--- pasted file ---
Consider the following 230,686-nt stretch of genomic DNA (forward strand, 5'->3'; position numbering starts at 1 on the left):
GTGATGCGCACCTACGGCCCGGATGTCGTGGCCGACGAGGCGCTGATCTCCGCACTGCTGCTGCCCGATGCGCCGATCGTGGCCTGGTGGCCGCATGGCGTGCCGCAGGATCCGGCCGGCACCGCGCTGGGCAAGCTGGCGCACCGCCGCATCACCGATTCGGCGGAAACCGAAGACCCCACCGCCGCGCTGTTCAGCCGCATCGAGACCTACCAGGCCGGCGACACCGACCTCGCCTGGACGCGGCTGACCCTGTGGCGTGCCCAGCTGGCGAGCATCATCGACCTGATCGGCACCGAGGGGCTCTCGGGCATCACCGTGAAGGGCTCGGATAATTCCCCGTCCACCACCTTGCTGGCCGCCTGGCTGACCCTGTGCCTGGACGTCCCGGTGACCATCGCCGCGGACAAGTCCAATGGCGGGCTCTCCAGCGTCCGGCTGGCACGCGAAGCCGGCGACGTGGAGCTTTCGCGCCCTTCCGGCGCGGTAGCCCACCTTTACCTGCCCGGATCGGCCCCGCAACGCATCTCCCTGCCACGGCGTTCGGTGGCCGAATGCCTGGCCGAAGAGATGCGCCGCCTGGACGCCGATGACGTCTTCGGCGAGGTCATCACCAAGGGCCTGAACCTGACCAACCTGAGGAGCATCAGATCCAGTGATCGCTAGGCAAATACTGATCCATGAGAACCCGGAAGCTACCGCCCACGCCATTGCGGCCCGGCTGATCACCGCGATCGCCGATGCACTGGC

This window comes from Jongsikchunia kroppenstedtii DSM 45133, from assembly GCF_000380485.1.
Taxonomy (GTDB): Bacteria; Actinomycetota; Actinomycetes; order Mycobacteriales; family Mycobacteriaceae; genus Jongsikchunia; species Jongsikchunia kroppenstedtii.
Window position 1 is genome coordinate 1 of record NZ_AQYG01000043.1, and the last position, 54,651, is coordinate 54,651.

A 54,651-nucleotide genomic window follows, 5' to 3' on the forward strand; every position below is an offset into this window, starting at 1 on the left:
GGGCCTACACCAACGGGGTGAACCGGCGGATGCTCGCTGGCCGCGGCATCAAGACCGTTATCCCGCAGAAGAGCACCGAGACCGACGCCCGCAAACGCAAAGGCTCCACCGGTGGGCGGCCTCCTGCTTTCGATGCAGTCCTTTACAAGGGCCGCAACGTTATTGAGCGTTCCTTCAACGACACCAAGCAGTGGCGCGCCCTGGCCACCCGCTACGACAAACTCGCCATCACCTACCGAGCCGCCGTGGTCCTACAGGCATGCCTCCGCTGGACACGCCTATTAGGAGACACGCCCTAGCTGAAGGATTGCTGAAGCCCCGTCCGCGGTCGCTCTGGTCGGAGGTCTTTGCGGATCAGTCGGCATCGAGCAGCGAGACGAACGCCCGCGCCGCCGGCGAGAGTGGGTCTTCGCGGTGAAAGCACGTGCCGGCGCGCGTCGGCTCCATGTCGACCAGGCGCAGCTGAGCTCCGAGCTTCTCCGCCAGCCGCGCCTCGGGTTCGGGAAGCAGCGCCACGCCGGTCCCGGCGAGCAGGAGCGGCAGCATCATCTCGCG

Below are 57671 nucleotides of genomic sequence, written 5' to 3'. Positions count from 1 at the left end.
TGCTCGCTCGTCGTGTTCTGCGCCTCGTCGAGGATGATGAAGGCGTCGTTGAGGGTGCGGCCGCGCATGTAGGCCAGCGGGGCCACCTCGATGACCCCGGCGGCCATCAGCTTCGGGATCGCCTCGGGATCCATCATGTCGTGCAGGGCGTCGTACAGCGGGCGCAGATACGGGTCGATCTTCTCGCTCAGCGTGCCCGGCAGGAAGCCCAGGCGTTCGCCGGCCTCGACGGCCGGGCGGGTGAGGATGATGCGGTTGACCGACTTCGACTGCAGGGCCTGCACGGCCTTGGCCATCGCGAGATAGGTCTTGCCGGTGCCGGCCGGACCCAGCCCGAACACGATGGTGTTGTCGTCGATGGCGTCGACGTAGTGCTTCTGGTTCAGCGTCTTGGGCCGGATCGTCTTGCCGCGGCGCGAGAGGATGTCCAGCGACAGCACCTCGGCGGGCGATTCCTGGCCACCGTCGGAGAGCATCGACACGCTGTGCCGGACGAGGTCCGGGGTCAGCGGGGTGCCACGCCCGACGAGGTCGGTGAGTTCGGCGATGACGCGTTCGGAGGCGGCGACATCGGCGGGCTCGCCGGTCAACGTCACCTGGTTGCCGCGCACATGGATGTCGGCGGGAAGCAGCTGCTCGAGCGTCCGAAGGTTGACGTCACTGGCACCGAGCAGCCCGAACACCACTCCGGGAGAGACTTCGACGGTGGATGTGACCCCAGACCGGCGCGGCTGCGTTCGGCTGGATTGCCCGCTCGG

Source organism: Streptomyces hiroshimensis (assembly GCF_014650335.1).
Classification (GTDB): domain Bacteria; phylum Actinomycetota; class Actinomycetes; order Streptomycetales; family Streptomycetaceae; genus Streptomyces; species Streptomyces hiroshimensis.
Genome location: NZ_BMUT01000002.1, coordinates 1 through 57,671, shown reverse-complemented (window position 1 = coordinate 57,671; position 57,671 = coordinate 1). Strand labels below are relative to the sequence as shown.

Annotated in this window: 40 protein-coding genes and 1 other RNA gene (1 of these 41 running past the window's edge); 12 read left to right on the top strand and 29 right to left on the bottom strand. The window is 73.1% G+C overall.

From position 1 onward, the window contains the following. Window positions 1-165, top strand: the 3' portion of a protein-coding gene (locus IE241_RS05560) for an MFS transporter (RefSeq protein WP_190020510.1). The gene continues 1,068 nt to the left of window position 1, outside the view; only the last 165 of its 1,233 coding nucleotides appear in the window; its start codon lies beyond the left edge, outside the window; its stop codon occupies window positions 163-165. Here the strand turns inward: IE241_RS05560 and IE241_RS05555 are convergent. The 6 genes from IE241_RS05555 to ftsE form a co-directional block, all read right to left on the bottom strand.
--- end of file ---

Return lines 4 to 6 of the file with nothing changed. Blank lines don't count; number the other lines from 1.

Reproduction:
Taxonomy (GTDB): Bacteria; Actinomycetota; Actinomycetes; order Mycobacteriales; family Mycobacteriaceae; genus Jongsikchunia; species Jongsikchunia kroppenstedtii.
Window position 1 is genome coordinate 1 of record NZ_AQYG01000043.1, and the last position, 54,651, is coordinate 54,651.

A 54,651-nucleotide genomic window follows, 5' to 3' on the forward strand; every position below is an offset into this window, starting at 1 on the left: